Republican Gov. Nathan Deal of Georgia recently defended his use of the phrase "colored people" in a speech he made on Oct. 3 at the Technical College System of Georgia in Savannah (video below).
Deal was pushing the state's proposed Amendment 1, which would give up local control of failing schools to the state, notes WAGA, when he said:
The irony of some of the groups who are opposing doing something to help these minority children is beyond my logic. If you want to advance the state of colored people, start with their children.
Deal told the news station on Nov. 2 that "colored people" was a reference to the NAACP, which opposes Amendment 1.
If Deal had used that phrase, his sentence would have read: "If you want to advance the state of the National Association for the Advancement of Colored People, start with their children."
"Well, I think I misspoke in that I did not use the entire name of the organization," Deal said. "But I don’t think I misspoke in terms of where I think they should be on this issue."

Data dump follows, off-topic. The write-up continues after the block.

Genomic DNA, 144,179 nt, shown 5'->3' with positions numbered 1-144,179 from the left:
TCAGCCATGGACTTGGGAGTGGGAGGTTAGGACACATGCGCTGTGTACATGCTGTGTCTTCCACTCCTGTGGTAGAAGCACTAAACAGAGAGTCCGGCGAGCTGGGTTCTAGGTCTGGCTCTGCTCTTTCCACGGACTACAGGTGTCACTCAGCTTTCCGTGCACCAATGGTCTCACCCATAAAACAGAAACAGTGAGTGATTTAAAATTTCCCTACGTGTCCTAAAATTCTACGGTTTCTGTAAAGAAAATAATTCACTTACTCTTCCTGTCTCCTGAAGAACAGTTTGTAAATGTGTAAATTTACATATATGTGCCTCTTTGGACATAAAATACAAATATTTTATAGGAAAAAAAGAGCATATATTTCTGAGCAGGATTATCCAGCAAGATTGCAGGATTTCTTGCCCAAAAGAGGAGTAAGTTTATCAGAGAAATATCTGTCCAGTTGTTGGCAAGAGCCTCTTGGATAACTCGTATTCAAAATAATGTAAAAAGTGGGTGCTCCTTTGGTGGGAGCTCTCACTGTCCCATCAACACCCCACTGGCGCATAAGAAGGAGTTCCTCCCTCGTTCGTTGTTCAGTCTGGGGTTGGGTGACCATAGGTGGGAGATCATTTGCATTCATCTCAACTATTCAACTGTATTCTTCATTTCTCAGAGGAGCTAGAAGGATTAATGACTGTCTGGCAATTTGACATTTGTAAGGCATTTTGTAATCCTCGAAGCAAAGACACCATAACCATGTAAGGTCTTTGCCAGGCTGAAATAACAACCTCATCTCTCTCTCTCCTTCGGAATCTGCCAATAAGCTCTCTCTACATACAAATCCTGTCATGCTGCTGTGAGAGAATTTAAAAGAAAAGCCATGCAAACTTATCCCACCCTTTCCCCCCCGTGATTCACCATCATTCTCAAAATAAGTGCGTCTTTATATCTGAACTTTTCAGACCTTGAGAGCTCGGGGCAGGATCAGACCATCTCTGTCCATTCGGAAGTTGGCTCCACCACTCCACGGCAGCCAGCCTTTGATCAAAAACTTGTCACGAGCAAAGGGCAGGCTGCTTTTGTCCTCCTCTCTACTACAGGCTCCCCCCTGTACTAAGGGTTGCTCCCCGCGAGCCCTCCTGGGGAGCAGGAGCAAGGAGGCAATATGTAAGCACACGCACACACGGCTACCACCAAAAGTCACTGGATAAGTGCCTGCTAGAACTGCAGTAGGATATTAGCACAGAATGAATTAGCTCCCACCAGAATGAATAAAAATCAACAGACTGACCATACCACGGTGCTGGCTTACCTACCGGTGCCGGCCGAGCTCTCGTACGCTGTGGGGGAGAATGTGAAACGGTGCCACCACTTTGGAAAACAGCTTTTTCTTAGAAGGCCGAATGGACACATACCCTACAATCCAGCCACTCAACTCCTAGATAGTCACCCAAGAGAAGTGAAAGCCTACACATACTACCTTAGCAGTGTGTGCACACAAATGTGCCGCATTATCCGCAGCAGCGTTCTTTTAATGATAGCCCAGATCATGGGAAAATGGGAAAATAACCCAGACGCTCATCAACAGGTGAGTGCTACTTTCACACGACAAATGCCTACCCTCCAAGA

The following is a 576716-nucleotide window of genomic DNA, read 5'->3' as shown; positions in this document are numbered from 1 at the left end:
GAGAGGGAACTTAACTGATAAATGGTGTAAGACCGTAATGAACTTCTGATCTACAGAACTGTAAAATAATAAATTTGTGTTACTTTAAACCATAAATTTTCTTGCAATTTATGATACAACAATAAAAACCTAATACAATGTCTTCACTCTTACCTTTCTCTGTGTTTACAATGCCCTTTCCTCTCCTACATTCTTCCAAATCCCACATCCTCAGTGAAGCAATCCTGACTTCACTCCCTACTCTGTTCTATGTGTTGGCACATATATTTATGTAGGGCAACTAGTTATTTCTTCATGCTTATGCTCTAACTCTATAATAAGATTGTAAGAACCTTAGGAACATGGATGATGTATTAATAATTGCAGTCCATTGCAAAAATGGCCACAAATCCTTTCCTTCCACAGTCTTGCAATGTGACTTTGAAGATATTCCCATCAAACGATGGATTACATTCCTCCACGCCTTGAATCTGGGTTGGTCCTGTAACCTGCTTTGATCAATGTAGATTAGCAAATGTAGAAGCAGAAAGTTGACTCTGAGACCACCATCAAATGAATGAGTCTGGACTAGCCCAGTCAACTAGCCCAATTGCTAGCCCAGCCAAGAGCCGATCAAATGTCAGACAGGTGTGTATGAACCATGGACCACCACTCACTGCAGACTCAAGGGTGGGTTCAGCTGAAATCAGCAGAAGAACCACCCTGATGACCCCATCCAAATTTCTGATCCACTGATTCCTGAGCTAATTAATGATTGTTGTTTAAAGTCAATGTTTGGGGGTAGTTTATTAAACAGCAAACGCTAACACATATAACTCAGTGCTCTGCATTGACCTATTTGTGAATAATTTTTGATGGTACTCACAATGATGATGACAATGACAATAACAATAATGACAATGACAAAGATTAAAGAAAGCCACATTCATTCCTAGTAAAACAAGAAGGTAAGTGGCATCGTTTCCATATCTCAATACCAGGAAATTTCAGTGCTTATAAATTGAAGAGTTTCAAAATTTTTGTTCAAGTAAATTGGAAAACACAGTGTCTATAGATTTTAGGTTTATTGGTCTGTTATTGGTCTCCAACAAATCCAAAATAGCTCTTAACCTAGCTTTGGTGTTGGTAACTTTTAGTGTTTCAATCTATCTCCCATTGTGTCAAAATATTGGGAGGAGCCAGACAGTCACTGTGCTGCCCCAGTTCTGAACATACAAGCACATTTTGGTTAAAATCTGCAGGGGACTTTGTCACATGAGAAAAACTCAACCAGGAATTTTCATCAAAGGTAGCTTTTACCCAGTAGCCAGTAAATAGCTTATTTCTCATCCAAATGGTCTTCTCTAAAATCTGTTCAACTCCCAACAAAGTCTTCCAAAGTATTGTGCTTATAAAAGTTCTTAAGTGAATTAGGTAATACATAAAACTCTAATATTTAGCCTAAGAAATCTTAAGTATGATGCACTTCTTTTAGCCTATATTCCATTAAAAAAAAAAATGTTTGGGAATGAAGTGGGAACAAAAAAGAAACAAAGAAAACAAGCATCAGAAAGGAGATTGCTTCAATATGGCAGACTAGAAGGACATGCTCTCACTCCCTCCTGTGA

Deal was asked why he used the term "colored people," and replied: "Because that’s in their name ... It was in the organization's name. I think my mistake was I didn’t use the whole name.”
Deal offered an apology to anyone who may have been offended.
Along with the NAACP, teacher unions, school boards and civil rights groups also oppose Amendment 1.
Democratic state Sen. Vincent Fort said of Deal's speech: "As I listen, I'm stunned, it’s language that I would not expect from the chief executive of the state."
Fort didn't buy Deal's explanation for using the "colored people" phrase.
"It's language that comes from another time," Fort added. "It's plantation language."
The Atlanta Journal-Constitution reported in October that the organization that has been pushing Amendment 1 is Georgia Leads, a political action fund set up by Deal's backers, which has received huge donations from the Metro Atlanta Chamber of Commerce and AT&T, according to campaign filings.
The amendment would mean an appointee of the governor could seize schools that are "chronically failing" and the tax dollars that support them. Those seized schools would be closed, run by a new statewide district or turned into charter schools with independent management.
Charter schools are usually private schools, which means teachers unions could be shut out.